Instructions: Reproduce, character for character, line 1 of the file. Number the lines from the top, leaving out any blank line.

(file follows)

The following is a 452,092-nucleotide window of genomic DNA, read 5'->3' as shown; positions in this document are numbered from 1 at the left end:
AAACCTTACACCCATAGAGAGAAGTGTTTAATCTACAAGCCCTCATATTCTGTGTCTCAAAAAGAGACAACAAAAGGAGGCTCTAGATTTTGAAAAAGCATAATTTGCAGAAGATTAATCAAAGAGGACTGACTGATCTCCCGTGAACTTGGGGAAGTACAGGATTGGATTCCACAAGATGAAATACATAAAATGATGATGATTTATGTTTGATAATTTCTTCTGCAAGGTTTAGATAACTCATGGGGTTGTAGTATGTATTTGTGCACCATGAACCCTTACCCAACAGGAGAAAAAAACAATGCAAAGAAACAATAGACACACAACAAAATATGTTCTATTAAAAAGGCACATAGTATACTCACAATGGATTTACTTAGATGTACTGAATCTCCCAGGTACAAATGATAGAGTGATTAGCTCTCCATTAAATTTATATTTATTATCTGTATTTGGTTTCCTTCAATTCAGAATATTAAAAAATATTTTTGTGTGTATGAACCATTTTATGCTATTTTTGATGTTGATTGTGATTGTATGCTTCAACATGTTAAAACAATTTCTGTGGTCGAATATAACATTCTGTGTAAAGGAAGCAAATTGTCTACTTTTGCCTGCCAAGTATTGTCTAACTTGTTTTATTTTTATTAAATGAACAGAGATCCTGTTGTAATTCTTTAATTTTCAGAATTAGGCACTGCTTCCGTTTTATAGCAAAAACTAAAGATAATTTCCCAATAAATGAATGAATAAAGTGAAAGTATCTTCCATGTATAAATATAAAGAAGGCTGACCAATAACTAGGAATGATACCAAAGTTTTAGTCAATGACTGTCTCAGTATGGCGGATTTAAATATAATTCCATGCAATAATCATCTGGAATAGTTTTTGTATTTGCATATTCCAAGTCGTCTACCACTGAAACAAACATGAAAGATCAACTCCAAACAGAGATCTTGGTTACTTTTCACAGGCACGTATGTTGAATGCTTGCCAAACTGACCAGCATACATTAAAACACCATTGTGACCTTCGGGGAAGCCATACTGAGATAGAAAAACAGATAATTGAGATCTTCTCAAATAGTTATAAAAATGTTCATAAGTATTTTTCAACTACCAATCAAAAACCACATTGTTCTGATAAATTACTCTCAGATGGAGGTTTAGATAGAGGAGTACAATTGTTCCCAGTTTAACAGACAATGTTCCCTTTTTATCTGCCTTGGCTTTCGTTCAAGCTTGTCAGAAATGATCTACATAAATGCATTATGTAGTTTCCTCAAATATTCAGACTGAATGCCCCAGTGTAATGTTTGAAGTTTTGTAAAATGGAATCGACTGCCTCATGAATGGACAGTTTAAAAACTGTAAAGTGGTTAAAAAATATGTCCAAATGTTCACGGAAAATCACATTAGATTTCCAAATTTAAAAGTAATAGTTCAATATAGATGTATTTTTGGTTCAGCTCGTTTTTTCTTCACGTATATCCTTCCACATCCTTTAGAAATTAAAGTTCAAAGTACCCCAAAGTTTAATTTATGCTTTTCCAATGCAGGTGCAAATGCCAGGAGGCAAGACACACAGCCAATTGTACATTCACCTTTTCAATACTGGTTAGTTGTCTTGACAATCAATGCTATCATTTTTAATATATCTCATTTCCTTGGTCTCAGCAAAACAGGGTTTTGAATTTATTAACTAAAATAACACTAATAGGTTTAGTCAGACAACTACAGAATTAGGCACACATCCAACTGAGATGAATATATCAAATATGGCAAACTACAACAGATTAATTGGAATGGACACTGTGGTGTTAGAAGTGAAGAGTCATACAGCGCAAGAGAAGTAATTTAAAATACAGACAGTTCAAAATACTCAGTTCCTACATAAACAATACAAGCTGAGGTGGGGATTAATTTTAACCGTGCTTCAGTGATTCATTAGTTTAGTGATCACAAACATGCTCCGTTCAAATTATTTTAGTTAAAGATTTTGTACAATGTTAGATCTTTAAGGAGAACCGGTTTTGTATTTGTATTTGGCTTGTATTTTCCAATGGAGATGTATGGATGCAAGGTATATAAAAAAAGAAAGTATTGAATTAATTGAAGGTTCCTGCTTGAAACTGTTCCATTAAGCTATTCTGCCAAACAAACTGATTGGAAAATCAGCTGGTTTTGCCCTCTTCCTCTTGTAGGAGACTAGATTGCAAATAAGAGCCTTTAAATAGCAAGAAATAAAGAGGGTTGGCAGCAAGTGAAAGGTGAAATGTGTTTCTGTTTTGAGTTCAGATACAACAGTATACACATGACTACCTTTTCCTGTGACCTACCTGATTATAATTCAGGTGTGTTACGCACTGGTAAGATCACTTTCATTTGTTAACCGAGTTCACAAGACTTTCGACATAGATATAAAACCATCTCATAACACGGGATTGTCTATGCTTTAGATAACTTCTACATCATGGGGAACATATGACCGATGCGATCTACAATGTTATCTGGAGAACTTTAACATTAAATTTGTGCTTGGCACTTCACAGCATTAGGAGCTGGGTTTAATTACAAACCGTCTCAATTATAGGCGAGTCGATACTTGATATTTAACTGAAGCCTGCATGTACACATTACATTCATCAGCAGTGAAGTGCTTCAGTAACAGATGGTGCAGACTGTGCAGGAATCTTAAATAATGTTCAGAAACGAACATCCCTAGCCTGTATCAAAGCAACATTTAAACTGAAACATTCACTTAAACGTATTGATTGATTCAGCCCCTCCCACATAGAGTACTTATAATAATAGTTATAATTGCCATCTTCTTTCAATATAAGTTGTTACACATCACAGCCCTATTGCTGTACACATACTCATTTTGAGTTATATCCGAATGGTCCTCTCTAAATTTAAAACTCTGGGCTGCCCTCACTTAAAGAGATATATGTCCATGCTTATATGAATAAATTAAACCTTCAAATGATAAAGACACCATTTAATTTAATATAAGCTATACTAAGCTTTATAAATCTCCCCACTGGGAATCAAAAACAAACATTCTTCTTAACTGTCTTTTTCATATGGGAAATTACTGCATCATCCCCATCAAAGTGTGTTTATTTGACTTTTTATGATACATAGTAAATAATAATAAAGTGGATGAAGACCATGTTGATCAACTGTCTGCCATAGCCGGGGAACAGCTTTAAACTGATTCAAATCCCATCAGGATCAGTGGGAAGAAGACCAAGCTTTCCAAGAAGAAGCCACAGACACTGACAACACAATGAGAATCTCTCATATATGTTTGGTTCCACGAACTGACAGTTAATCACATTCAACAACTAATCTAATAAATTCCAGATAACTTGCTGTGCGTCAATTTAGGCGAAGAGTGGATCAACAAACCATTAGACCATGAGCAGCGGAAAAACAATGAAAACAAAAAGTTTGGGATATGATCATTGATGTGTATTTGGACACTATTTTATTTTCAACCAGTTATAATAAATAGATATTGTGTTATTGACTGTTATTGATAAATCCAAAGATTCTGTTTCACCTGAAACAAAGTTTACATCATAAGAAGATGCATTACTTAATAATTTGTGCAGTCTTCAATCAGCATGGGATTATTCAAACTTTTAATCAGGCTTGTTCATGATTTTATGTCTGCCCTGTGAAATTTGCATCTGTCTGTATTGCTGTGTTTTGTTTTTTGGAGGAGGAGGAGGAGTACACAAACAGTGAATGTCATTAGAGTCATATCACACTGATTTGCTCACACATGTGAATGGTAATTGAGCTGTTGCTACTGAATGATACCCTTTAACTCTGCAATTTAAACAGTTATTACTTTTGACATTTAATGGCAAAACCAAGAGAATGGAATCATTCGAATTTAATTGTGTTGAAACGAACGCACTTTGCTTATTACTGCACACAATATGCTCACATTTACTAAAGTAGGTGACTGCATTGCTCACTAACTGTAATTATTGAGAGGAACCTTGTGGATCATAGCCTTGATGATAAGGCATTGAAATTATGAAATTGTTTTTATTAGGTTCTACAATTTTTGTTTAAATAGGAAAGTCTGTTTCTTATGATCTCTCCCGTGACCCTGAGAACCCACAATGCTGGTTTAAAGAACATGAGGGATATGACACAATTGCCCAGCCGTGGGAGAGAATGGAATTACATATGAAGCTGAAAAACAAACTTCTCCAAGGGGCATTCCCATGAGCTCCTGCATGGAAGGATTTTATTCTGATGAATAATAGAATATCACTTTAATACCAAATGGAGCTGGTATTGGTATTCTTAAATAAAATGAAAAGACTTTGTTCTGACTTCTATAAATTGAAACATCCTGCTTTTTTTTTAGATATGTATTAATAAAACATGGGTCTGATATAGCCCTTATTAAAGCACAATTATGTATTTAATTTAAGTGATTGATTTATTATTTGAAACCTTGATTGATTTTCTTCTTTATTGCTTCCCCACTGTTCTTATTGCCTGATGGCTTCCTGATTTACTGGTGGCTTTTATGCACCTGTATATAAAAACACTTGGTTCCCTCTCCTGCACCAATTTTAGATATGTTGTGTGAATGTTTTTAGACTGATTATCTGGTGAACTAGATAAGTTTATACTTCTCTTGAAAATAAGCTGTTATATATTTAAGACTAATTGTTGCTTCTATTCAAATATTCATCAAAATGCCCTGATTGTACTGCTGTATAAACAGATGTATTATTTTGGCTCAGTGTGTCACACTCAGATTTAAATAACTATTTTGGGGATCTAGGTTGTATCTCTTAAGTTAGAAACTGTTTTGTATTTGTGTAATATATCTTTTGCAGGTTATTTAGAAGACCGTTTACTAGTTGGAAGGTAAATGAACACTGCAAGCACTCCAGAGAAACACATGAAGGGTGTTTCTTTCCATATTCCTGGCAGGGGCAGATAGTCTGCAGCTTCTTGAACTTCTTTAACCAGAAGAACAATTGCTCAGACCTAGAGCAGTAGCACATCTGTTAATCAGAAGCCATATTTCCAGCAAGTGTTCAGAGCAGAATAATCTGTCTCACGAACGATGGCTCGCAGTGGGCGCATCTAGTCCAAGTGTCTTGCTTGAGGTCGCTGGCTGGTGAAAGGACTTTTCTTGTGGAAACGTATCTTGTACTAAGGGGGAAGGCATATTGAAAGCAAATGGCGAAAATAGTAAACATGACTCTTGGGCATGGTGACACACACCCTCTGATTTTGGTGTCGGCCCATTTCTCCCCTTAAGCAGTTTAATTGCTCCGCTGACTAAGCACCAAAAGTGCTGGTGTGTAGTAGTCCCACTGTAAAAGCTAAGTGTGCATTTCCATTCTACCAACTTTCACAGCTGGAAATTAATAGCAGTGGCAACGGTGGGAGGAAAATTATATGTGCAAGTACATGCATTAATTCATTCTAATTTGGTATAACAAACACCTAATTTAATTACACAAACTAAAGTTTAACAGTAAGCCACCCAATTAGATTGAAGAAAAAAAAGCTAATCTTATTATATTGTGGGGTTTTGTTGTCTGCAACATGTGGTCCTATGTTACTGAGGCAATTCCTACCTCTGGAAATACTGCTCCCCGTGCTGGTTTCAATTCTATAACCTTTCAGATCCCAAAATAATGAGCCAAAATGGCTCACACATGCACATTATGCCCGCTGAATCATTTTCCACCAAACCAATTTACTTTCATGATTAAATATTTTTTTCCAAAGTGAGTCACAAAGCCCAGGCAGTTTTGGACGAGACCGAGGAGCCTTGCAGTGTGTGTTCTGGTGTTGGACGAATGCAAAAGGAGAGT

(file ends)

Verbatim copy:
The following is a 452,092-nucleotide window of genomic DNA, read 5'->3' as shown; positions in this document are numbered from 1 at the left end: